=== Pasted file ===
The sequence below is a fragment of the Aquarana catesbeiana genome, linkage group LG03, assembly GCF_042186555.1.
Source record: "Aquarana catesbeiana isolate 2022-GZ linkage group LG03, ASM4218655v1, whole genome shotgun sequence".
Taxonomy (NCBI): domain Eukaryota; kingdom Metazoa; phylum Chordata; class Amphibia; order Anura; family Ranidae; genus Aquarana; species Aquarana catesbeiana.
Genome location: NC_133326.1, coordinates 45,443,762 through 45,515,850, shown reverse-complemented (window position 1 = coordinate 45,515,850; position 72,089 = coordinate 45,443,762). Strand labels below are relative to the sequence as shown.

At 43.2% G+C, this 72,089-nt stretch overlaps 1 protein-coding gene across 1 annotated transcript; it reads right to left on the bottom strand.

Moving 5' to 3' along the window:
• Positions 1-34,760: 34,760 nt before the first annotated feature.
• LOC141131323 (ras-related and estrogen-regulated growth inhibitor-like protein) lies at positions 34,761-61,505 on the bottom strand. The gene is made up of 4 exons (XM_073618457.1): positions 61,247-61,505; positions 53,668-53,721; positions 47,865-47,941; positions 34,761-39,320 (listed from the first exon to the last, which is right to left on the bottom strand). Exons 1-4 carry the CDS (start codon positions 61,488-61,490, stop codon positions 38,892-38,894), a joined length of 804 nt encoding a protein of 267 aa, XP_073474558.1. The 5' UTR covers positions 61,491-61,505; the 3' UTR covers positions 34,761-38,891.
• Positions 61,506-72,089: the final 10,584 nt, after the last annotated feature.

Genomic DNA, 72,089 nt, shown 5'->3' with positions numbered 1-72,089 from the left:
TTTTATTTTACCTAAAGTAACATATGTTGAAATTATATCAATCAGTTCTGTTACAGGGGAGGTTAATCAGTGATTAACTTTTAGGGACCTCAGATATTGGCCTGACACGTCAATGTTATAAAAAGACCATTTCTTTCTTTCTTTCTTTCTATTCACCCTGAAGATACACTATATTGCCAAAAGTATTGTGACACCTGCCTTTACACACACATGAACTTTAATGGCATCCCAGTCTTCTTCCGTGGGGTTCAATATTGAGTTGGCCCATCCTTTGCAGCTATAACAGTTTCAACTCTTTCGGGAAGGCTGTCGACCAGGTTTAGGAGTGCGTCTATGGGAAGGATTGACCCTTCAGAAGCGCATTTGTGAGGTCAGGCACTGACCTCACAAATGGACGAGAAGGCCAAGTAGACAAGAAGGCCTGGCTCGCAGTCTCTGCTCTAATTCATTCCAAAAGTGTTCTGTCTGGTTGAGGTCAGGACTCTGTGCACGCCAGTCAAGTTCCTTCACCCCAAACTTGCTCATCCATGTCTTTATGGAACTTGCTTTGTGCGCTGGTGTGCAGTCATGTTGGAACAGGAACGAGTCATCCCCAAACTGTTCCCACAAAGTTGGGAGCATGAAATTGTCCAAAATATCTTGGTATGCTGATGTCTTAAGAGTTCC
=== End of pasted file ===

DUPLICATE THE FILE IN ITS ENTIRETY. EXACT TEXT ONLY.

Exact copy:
The sequence below is a fragment of the Aquarana catesbeiana genome, linkage group LG03, assembly GCF_042186555.1.
Source record: "Aquarana catesbeiana isolate 2022-GZ linkage group LG03, ASM4218655v1, whole genome shotgun sequence".
Taxonomy (NCBI): domain Eukaryota; kingdom Metazoa; phylum Chordata; class Amphibia; order Anura; family Ranidae; genus Aquarana; species Aquarana catesbeiana.
Genome location: NC_133326.1, coordinates 45,443,762 through 45,515,850, shown reverse-complemented (window position 1 = coordinate 45,515,850; position 72,089 = coordinate 45,443,762). Strand labels below are relative to the sequence as shown.

At 43.2% G+C, this 72,089-nt stretch overlaps 1 protein-coding gene across 1 annotated transcript; it reads right to left on the bottom strand.

Moving 5' to 3' along the window:
• Positions 1-34,760: 34,760 nt before the first annotated feature.
• LOC141131323 (ras-related and estrogen-regulated growth inhibitor-like protein) lies at positions 34,761-61,505 on the bottom strand. The gene is made up of 4 exons (XM_073618457.1): positions 61,247-61,505; positions 53,668-53,721; positions 47,865-47,941; positions 34,761-39,320 (listed from the first exon to the last, which is right to left on the bottom strand). Exons 1-4 carry the CDS (start codon positions 61,488-61,490, stop codon positions 38,892-38,894), a joined length of 804 nt encoding a protein of 267 aa, XP_073474558.1. The 5' UTR covers positions 61,491-61,505; the 3' UTR covers positions 34,761-38,891.
• Positions 61,506-72,089: the final 10,584 nt, after the last annotated feature.

Genomic DNA, 72,089 nt, shown 5'->3' with positions numbered 1-72,089 from the left:
TTTTATTTTACCTAAAGTAACATATGTTGAAATTATATCAATCAGTTCTGTTACAGGGGAGGTTAATCAGTGATTAACTTTTAGGGACCTCAGATATTGGCCTGACACGTCAATGTTATAAAAAGACCATTTCTTTCTTTCTTTCTTTCTATTCACCCTGAAGATACACTATATTGCCAAAAGTATTGTGACACCTGCCTTTACACACACATGAACTTTAATGGCATCCCAGTCTTCTTCCGTGGGGTTCAATATTGAGTTGGCCCATCCTTTGCAGCTATAACAGTTTCAACTCTTTCGGGAAGGCTGTCGACCAGGTTTAGGAGTGCGTCTATGGGAAGGATTGACCCTTCAGAAGCGCATTTGTGAGGTCAGGCACTGACCTCACAAATGGACGAGAAGGCCAAGTAGACAAGAAGGCCTGGCTCGCAGTCTCTGCTCTAATTCATTCCAAAAGTGTTCTGTCTGGTTGAGGTCAGGACTCTGTGCACGCCAGTCAAGTTCCTTCACCCCAAACTTGCTCATCCATGTCTTTATGGAACTTGCTTTGTGCGCTGGTGTGCAGTCATGTTGGAACAGGAACGAGTCATCCCCAAACTGTTCCCACAAAGTTGGGAGCATGAAATTGTCCAAAATATCTTGGTATGCTGATGTCTTAAGAGTTCC